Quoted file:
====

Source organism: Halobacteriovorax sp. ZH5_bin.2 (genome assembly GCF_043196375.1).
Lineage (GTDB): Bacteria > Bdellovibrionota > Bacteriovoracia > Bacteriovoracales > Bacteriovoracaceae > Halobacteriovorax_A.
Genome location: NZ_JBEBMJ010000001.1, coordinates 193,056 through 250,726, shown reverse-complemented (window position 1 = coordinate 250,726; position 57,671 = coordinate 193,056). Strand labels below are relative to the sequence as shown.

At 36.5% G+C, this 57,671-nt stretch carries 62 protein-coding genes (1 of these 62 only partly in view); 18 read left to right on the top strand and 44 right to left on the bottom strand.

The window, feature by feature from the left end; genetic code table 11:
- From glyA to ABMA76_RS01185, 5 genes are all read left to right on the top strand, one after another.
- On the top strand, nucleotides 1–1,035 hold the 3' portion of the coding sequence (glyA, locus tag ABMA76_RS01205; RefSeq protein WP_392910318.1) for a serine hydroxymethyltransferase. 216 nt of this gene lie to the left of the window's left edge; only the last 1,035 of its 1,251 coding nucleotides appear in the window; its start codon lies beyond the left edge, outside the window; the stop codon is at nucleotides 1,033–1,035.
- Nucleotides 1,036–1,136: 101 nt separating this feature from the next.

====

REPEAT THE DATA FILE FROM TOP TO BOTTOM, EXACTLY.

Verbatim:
Source organism: Halobacteriovorax sp. ZH5_bin.2 (genome assembly GCF_043196375.1).
Lineage (GTDB): Bacteria > Bdellovibrionota > Bacteriovoracia > Bacteriovoracales > Bacteriovoracaceae > Halobacteriovorax_A.
Genome location: NZ_JBEBMJ010000001.1, coordinates 193,056 through 250,726, shown reverse-complemented (window position 1 = coordinate 250,726; position 57,671 = coordinate 193,056). Strand labels below are relative to the sequence as shown.

At 36.5% G+C, this 57,671-nt stretch carries 62 protein-coding genes (1 of these 62 only partly in view); 18 read left to right on the top strand and 44 right to left on the bottom strand.

The window, feature by feature from the left end; genetic code table 11:
- From glyA to ABMA76_RS01185, 5 genes are all read left to right on the top strand, one after another.
- On the top strand, nucleotides 1–1,035 hold the 3' portion of the coding sequence (glyA, locus tag ABMA76_RS01205; RefSeq protein WP_392910318.1) for a serine hydroxymethyltransferase. 216 nt of this gene lie to the left of the window's left edge; only the last 1,035 of its 1,251 coding nucleotides appear in the window; its start codon lies beyond the left edge, outside the window; the stop codon is at nucleotides 1,033–1,035.
- Nucleotides 1,036–1,136: 101 nt separating this feature from the next.